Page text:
The most random statistic can be the key to victory in sports. Knowing the formation a football coach runs most often on third-and-one in the rain could be the difference between a trip to the championship and a depressing bus ride home.
By the time StatEasy co-founder Mike Ressler began his tenure as manager and stat-keeper for Carnegie Mellon University's women's volleyball team in 2000, he saw it was way past time to bring stat keeping into the instant-replay era.
"The coach asked me to take stats, handed me paper and a pencil and some antiquated software, and said 'have at it,' " he said. "I thought there has to be a better way than this, and decided I wanted to find my own solution for it."
StatEasy, a program that merges statistics with video of the moments being tracked, is the result of more than 10 years of research and brainstorming by Mr. Ressler and Tom Matta, the company's chief operating officer. The two CMU graduates each were working on a similar concept when they decided to team up to make it a reality.
The software's latest version, which was rewritten in 2007, allows stat keepers to put information into a table separated by players' names and all of the possible stats that can be kept in the particular sport. All information receives a time stamp marking the moment it enters the system.
Once stats are saved, coaches can view StatEasy tables from iPads or other tablet computers to understand how each player on the field performed during a given play and adjust their game plans accordingly. After the game is finished, a coach needs only to stream the team's digital recording of the event to StatEasy and the film automatically links up with time notations in the table, making game-winning footage or key highlights only a click away.
In April, the East Liberty company received $200,000 from startup incubator Innovation Works to hire staff and market the product.
The software is currently formatted to track football, basketball and volleyball, and is being used by hundreds of area colleges and high schools, including Penn State University, the University of Pittsburgh and Pittsburgh Central Catholic.
Central Catholic quarterback coach Tony Colaizzi, who helped to beta-test the product last season, said StatEasy is far superior to the method most WPIAL schools were using to review games.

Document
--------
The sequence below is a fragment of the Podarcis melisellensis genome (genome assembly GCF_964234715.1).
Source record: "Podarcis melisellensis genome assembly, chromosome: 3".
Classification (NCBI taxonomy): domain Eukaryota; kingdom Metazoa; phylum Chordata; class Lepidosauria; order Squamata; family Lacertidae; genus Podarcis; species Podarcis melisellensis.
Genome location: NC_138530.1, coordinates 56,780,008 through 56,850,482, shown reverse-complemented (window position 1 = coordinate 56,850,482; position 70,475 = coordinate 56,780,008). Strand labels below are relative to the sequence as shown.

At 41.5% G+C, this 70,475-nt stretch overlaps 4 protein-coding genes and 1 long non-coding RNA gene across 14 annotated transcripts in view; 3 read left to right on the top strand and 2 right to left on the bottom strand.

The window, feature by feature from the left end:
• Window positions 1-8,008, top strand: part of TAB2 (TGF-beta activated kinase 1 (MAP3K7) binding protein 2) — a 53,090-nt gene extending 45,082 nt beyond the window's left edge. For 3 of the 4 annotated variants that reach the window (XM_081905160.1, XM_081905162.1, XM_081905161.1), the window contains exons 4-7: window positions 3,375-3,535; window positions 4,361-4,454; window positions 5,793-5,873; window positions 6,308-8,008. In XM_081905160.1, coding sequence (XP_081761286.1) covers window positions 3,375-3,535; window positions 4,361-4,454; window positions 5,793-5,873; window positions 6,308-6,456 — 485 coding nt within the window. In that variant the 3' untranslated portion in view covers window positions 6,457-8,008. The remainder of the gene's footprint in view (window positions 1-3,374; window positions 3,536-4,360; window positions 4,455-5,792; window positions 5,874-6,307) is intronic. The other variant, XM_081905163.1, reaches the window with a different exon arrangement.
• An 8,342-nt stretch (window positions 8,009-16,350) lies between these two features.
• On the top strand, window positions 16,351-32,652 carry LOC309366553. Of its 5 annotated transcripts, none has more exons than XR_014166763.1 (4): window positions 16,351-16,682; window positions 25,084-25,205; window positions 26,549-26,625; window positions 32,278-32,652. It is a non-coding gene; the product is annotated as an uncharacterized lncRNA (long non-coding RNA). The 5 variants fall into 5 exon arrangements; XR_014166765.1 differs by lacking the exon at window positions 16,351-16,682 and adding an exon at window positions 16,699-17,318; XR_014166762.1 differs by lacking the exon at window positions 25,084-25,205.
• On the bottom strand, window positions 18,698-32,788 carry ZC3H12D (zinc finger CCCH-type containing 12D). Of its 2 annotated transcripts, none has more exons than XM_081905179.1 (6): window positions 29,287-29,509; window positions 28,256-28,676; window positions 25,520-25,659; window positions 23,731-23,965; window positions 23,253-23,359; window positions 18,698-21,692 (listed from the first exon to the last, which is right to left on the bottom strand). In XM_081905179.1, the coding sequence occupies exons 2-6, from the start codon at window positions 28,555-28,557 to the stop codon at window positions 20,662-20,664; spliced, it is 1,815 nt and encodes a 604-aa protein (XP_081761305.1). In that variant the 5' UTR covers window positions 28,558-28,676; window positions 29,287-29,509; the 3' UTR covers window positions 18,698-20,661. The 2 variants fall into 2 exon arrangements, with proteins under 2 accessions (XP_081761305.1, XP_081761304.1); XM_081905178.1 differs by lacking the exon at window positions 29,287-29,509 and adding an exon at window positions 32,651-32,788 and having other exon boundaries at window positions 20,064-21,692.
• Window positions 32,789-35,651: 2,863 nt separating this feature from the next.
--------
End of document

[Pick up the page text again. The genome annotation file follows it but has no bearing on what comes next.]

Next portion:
As far as stat-keeping, the automated calculations that come with StatEasy are a huge advancement from entering every detail into a Microsoft Access table.
"All of the things we used to have to input by hand, it does automatically," Mr. Colaizzi said. "All we have to do is put in the play call."
Another standout quality of the software is the fact that it reduces what was an hourslong editing process to only a few minutes, Mr. Colaizzi said.
Saving time with StatEasy has been an important feature, but saving money in budget-strapped athletic departments could be an even bigger selling point. An athletic director can pay between $8,000 and $10,000 to have a videotape edited into a highlight reel, Mr. Colaizzi said.
StatEasy is currently being offered to coaches and athletic directors for free, while students and parents pay $150 to create an end-of-season highlight reel or $300 for a reel that covers the entire season.
Mr. Ressler and Mr. Matta said they're hoping buzz from across the state can help them generate a $500,000 round of seed funding by the start of the 2013-14 school year. If that round is successful, they will pursue between $2 million and $3 million the following summer to take StatEasy across the country.
The partners say there are existing stat-keeping programs used by schools throughout the nation, but they haven't seen a product that merges video and stats.
And with plans to eventually expand their sports offerings and market the product to broadcast news organizations and others, the creators say they're only beginning to see the technology's full potential.
One thing Mr. Ressler sees is an opportunity to back up talk of his shining moments with his championship volleyball team using video proof.
"I would have loved to have the chance to make a personal highlight reel of my own," he said.businessnews
Deborah M. Todd: firstname.lastname@example.org or 412-263-1652.